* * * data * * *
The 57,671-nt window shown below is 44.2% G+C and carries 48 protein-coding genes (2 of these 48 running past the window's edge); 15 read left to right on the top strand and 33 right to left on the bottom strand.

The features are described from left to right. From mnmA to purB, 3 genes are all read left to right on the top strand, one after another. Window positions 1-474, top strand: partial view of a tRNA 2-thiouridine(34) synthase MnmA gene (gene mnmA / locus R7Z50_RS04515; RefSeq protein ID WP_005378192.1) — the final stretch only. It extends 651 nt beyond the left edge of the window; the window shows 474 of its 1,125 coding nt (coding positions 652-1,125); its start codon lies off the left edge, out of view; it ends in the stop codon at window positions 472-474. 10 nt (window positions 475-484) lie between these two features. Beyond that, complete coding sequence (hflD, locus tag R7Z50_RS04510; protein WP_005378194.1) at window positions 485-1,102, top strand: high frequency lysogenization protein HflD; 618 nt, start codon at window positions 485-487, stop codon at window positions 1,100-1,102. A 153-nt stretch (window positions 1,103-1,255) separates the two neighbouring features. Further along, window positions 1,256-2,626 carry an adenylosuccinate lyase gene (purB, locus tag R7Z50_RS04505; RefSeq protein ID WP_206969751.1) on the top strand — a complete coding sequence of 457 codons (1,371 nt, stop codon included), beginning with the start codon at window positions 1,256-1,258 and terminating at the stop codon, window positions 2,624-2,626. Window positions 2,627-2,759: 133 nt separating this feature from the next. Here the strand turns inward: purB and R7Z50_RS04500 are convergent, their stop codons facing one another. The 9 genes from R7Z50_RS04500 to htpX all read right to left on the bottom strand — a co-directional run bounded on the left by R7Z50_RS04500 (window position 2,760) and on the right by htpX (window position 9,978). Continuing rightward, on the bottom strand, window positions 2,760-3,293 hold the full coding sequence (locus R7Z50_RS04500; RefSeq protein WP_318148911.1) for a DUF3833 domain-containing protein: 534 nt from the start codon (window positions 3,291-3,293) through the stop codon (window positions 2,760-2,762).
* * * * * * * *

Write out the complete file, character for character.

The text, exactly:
The 57,671-nt window shown below is 44.2% G+C and carries 48 protein-coding genes (2 of these 48 running past the window's edge); 15 read left to right on the top strand and 33 right to left on the bottom strand.

The features are described from left to right. From mnmA to purB, 3 genes are all read left to right on the top strand, one after another. Window positions 1-474, top strand: partial view of a tRNA 2-thiouridine(34) synthase MnmA gene (gene mnmA / locus R7Z50_RS04515; RefSeq protein ID WP_005378192.1) — the final stretch only. It extends 651 nt beyond the left edge of the window; the window shows 474 of its 1,125 coding nt (coding positions 652-1,125); its start codon lies off the left edge, out of view; it ends in the stop codon at window positions 472-474. 10 nt (window positions 475-484) lie between these two features. Beyond that, complete coding sequence (hflD, locus tag R7Z50_RS04510; protein WP_005378194.1) at window positions 485-1,102, top strand: high frequency lysogenization protein HflD; 618 nt, start codon at window positions 485-487, stop codon at window positions 1,100-1,102. A 153-nt stretch (window positions 1,103-1,255) separates the two neighbouring features. Further along, window positions 1,256-2,626 carry an adenylosuccinate lyase gene (purB, locus tag R7Z50_RS04505; RefSeq protein ID WP_206969751.1) on the top strand — a complete coding sequence of 457 codons (1,371 nt, stop codon included), beginning with the start codon at window positions 1,256-1,258 and terminating at the stop codon, window positions 2,624-2,626. Window positions 2,627-2,759: 133 nt separating this feature from the next. Here the strand turns inward: purB and R7Z50_RS04500 are convergent, their stop codons facing one another. The 9 genes from R7Z50_RS04500 to htpX all read right to left on the bottom strand — a co-directional run bounded on the left by R7Z50_RS04500 (window position 2,760) and on the right by htpX (window position 9,978). Continuing rightward, on the bottom strand, window positions 2,760-3,293 hold the full coding sequence (locus R7Z50_RS04500; RefSeq protein WP_318148911.1) for a DUF3833 domain-containing protein: 534 nt from the start codon (window positions 3,291-3,293) through the stop codon (window positions 2,760-2,762).